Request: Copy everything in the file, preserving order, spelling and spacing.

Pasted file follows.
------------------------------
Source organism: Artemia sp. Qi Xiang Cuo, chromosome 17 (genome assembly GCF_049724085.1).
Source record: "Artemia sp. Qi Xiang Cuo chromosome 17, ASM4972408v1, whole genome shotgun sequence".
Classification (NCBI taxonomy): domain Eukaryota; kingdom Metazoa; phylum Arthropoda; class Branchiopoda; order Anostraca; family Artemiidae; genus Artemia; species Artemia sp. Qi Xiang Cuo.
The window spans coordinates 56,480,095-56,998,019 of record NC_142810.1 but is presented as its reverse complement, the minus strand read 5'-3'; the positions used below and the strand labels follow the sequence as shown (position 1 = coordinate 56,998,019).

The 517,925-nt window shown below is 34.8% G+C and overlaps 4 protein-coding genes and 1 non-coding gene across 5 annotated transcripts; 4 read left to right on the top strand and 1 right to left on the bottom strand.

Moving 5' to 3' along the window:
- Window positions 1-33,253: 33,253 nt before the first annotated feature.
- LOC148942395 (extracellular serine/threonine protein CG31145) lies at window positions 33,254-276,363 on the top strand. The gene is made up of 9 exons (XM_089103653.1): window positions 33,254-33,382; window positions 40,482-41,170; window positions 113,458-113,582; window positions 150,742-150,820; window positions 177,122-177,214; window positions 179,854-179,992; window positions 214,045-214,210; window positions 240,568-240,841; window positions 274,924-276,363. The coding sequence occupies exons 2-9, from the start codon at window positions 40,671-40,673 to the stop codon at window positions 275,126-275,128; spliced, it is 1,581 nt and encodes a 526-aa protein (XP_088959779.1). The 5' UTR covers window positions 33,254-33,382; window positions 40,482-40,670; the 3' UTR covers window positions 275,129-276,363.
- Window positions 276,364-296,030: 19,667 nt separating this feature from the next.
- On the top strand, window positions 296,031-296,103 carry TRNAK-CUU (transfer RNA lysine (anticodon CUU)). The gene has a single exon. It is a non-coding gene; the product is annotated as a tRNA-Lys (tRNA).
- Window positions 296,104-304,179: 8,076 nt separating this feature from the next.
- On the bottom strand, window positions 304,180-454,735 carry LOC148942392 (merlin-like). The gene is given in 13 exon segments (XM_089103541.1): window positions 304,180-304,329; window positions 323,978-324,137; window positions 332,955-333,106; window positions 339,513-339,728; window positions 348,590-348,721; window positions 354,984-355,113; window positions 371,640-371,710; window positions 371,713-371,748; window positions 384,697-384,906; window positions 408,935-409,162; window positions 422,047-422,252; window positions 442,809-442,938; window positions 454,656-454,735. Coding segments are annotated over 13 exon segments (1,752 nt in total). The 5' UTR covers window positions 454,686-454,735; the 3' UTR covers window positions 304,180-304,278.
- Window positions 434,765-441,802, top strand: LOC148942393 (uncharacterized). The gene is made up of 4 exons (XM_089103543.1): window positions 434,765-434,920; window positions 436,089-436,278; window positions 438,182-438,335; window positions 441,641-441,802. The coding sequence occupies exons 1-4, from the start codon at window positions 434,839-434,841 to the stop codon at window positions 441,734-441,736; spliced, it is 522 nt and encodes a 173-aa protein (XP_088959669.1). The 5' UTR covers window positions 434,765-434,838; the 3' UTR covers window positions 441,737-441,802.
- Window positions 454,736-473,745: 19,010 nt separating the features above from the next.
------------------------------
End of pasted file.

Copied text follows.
Source organism: Artemia sp. Qi Xiang Cuo, chromosome 17 (genome assembly GCF_049724085.1).
Source record: "Artemia sp. Qi Xiang Cuo chromosome 17, ASM4972408v1, whole genome shotgun sequence".
Classification (NCBI taxonomy): domain Eukaryota; kingdom Metazoa; phylum Arthropoda; class Branchiopoda; order Anostraca; family Artemiidae; genus Artemia; species Artemia sp. Qi Xiang Cuo.
The window spans coordinates 56,480,095-56,998,019 of record NC_142810.1 but is presented as its reverse complement, the minus strand read 5'-3'; the positions used below and the strand labels follow the sequence as shown (position 1 = coordinate 56,998,019).

The 517,925-nt window shown below is 34.8% G+C and overlaps 4 protein-coding genes and 1 non-coding gene across 5 annotated transcripts; 4 read left to right on the top strand and 1 right to left on the bottom strand.

Moving 5' to 3' along the window:
- Window positions 1-33,253: 33,253 nt before the first annotated feature.
- LOC148942395 (extracellular serine/threonine protein CG31145) lies at window positions 33,254-276,363 on the top strand. The gene is made up of 9 exons (XM_089103653.1): window positions 33,254-33,382; window positions 40,482-41,170; window positions 113,458-113,582; window positions 150,742-150,820; window positions 177,122-177,214; window positions 179,854-179,992; window positions 214,045-214,210; window positions 240,568-240,841; window positions 274,924-276,363. The coding sequence occupies exons 2-9, from the start codon at window positions 40,671-40,673 to the stop codon at window positions 275,126-275,128; spliced, it is 1,581 nt and encodes a 526-aa protein (XP_088959779.1). The 5' UTR covers window positions 33,254-33,382; window positions 40,482-40,670; the 3' UTR covers window positions 275,129-276,363.
- Window positions 276,364-296,030: 19,667 nt separating this feature from the next.
- On the top strand, window positions 296,031-296,103 carry TRNAK-CUU (transfer RNA lysine (anticodon CUU)). The gene has a single exon. It is a non-coding gene; the product is annotated as a tRNA-Lys (tRNA).
- Window positions 296,104-304,179: 8,076 nt separating this feature from the next.
- On the bottom strand, window positions 304,180-454,735 carry LOC148942392 (merlin-like). The gene is given in 13 exon segments (XM_089103541.1): window positions 304,180-304,329; window positions 323,978-324,137; window positions 332,955-333,106; window positions 339,513-339,728; window positions 348,590-348,721; window positions 354,984-355,113; window positions 371,640-371,710; window positions 371,713-371,748; window positions 384,697-384,906; window positions 408,935-409,162; window positions 422,047-422,252; window positions 442,809-442,938; window positions 454,656-454,735. Coding segments are annotated over 13 exon segments (1,752 nt in total). The 5' UTR covers window positions 454,686-454,735; the 3' UTR covers window positions 304,180-304,278.
- Window positions 434,765-441,802, top strand: LOC148942393 (uncharacterized). The gene is made up of 4 exons (XM_089103543.1): window positions 434,765-434,920; window positions 436,089-436,278; window positions 438,182-438,335; window positions 441,641-441,802. The coding sequence occupies exons 1-4, from the start codon at window positions 434,839-434,841 to the stop codon at window positions 441,734-441,736; spliced, it is 522 nt and encodes a 173-aa protein (XP_088959669.1). The 5' UTR covers window positions 434,765-434,838; the 3' UTR covers window positions 441,737-441,802.
- Window positions 454,736-473,745: 19,010 nt separating the features above from the next.